Migrating LDAP Servers With Nextcloud/ Owncloud

Those of you who have seen any of my previous posts know that I have an arsenal of PowerEdge 2950s.  I am trying to move away from the 2950s for the purpose of power efficiency and have been consolidating all of my VMs and Docker containers to one Dell R710 running Proxmox.  Most of the services were an easy move, as the migration only involved sliding over a Virtual machine and reconfiguring the network adapter.  There are two major exceptions to this, one being the MySQL server (which is currently running as a docker container), and the other is the LDAP server.  The LDAP server migration isn’t really a problem on it’s own, but the fact that I am going to be using FreeIPA for SSO across my network is.  Basically, I needed to move my Nextcloud users from the existing LDAP server to the IPA server.

A quick search on Google turns up very little useful information.  The only thing I found was a post (which I can’t find anymore) that suggested it would be necessary to manually change some things in the “ldap_user_mapping” table in the database.  This is actually a pretty simple task, but it took me a while to figure out some of the FreeIPA specific LDAP settings in Nextcloud.  The first thing is to make sure the two “objectclass” references both equal “person”, and not “inetOrgPerson”.  One reference is under Users>Edit LDAP Query, and the second reference is under Login Attributes> Edit LDAP Query.  Those two settings kept me from getting this to work for a couple of hours.  The next step is to go to the Advanced>Directory Settings tab and make sure the “User Name Display Field” is set to “displayName”.  Finally, head over to the Advanced tab and set the Internal Username Attribute and both UUID Attribute boxes to “ipaUniqueID”.  This UUID is how Nextcloud keeps track of users.

The problem now is that your existing users, when logging in to the new LDAP server, will be presented with a new account.  This is not optimal if you already have calendars, contacts, and files already stored in your Nextcloud account.  The best way around this that I can tell is to login with the new user account so a new user account mapping is created, and to copy the old UUID to the new user.  Just make sure you change something on the old user, as the UUID field is the primary key for that table, meaning there can’t be records with the same UUID value.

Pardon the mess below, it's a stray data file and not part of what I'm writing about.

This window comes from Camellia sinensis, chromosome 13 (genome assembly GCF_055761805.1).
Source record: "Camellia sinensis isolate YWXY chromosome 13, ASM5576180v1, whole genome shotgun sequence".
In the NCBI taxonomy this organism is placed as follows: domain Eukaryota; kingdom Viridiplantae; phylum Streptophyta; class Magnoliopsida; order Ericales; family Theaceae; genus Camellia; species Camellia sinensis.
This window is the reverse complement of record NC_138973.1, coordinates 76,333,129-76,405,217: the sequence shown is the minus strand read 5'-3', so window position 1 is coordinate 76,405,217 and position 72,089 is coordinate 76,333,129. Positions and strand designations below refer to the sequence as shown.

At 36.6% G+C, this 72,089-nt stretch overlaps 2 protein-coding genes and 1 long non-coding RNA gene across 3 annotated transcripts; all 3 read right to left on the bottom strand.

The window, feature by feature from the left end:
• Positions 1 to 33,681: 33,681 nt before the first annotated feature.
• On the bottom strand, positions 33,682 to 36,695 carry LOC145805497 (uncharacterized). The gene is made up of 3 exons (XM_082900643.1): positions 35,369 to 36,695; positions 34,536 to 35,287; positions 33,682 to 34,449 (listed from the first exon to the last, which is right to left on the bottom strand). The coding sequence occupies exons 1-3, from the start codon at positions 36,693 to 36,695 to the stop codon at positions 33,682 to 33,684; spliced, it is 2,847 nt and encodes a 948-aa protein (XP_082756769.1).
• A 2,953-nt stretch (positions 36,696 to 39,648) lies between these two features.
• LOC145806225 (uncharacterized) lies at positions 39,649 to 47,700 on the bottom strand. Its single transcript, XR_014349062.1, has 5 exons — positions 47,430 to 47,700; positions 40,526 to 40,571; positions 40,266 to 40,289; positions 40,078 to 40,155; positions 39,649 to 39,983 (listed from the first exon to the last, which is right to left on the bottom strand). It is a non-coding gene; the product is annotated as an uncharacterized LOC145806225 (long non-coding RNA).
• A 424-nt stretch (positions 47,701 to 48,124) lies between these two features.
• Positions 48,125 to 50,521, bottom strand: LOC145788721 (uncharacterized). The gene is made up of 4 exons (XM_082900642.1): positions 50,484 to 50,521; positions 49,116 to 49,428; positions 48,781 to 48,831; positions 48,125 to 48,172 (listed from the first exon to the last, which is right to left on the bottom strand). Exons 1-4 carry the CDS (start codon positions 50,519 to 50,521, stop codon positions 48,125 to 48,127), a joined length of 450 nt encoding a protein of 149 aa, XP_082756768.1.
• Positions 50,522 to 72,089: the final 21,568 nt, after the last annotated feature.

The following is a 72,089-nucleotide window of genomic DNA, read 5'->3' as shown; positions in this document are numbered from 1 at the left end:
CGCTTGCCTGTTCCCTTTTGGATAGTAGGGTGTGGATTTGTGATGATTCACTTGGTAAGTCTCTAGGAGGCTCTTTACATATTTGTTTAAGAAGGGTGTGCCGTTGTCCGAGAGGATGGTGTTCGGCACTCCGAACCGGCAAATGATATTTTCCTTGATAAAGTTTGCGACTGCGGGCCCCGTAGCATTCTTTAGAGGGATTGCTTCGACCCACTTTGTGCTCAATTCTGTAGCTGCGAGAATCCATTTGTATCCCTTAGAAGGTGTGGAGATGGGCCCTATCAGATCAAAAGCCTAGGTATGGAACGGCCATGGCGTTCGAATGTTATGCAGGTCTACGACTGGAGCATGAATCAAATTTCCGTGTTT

Network Overhaul, and the Addition of an R710

My lab has been running pretty stable now for at least a solid year, so naturally it is time to make some changes.  I have some new things I want to experiment with that I just don’t have the flexibility for.  I have to completely overhaul my rack and everything in it, and I have some points that will hopefully make my compute environment more conducive to my compute goals and planned future experimentation.

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This Blog’s Infrastructure

The stack that runs this WordPress installation evolved over many months; from the beginning of 2017 to now, I have been fine-tuning my lab to accommodate a number of services and applications, including those needed to run this blog.  The whole process really started years ago when I first setup a home server, but that’s a topic for another post.  Here, I will give you the basic run down of how how this shit works.

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